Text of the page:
The Abbott Downing Company of Concord, New Hampshire built its first stagecoach in 1827. These coaches were used for passenger and mail service between St. Louis and San Francisco. Abbott produced coaches for both Wells Fargo and Butterfield Overland Stage companies.
Weighing over two tons, the coaches were solidly built. The bodies rested on leather throughbraces - not for the passengers' comfort, but to prevent injury to the horses. The wheels were made of seasoned white oak to withstand the heat and the cold. Leather "boots" front and back held mail sacks and luggage.
The interior was just over 4' wide and 4-1/2' high. Three benches provided seating for nine passengers. They traveled day and night, suffering from choking dust and stifling heat in the summer, intense cold in the winter and the ever-present threat of robbers and hostile Indians. After completing the 2,812-mile journey, one newspaper correspondent wrote, "Had I not just come out over the route, I would be perfectly willing to go back, but I now know what hell is like. I've just had 24 days of it."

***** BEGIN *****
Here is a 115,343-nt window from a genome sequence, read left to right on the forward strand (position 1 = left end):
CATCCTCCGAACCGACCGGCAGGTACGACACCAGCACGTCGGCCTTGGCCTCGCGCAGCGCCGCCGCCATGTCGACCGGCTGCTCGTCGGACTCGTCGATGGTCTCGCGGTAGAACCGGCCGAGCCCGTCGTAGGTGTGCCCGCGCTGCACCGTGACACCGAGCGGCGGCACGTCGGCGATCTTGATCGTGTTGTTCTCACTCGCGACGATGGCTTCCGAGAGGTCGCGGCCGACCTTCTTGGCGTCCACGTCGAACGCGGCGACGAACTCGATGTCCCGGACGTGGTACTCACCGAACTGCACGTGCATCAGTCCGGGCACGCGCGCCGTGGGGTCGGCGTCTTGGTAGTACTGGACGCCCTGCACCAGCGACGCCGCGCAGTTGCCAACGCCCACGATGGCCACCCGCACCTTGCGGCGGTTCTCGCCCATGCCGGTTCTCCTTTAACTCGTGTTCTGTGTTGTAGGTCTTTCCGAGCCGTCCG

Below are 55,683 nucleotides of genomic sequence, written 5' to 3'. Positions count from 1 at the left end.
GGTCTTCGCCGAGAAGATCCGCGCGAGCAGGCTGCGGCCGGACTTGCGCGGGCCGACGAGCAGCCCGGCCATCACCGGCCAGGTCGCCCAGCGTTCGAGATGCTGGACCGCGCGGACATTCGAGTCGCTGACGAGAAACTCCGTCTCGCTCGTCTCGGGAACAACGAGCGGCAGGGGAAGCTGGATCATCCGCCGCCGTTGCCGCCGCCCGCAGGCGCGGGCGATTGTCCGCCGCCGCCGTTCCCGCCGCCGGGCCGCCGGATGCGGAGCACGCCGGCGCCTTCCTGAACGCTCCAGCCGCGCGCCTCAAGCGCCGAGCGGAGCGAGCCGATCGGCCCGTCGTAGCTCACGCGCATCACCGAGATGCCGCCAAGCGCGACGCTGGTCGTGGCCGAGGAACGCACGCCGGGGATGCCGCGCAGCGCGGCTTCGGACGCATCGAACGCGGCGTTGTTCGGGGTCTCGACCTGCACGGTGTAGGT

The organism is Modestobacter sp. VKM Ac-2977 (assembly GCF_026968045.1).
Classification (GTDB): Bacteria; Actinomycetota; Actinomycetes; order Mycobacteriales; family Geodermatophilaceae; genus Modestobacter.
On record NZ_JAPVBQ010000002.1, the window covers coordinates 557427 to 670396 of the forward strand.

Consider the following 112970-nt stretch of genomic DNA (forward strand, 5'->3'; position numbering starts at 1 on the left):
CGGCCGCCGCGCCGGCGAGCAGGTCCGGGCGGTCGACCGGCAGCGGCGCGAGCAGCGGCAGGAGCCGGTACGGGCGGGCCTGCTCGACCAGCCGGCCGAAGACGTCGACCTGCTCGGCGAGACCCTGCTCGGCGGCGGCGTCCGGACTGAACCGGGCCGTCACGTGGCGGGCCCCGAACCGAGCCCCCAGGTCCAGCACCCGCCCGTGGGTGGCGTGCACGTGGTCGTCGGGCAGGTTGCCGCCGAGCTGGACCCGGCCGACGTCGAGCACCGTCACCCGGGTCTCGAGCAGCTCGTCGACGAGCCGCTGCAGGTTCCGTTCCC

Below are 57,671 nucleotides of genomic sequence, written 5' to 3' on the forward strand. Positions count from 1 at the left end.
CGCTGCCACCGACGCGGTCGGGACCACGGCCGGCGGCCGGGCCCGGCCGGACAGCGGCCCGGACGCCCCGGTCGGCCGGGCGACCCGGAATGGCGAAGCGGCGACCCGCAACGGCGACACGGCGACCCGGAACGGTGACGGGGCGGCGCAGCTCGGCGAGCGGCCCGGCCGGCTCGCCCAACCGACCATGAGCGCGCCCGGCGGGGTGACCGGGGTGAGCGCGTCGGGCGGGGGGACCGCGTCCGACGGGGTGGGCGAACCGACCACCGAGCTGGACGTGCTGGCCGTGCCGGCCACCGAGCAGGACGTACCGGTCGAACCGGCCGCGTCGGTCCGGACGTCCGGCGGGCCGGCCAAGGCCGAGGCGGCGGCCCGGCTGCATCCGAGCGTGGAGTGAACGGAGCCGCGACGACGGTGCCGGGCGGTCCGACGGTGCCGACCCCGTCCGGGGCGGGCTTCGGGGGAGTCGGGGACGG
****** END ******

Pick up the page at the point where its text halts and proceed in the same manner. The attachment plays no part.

An act of congress discontinued stagecoach mail service on June 30, 1861. The stagecoach era came to an end with the completion of the transcontinental railroad in 1869.
This page was last updated Jan 1st 2016.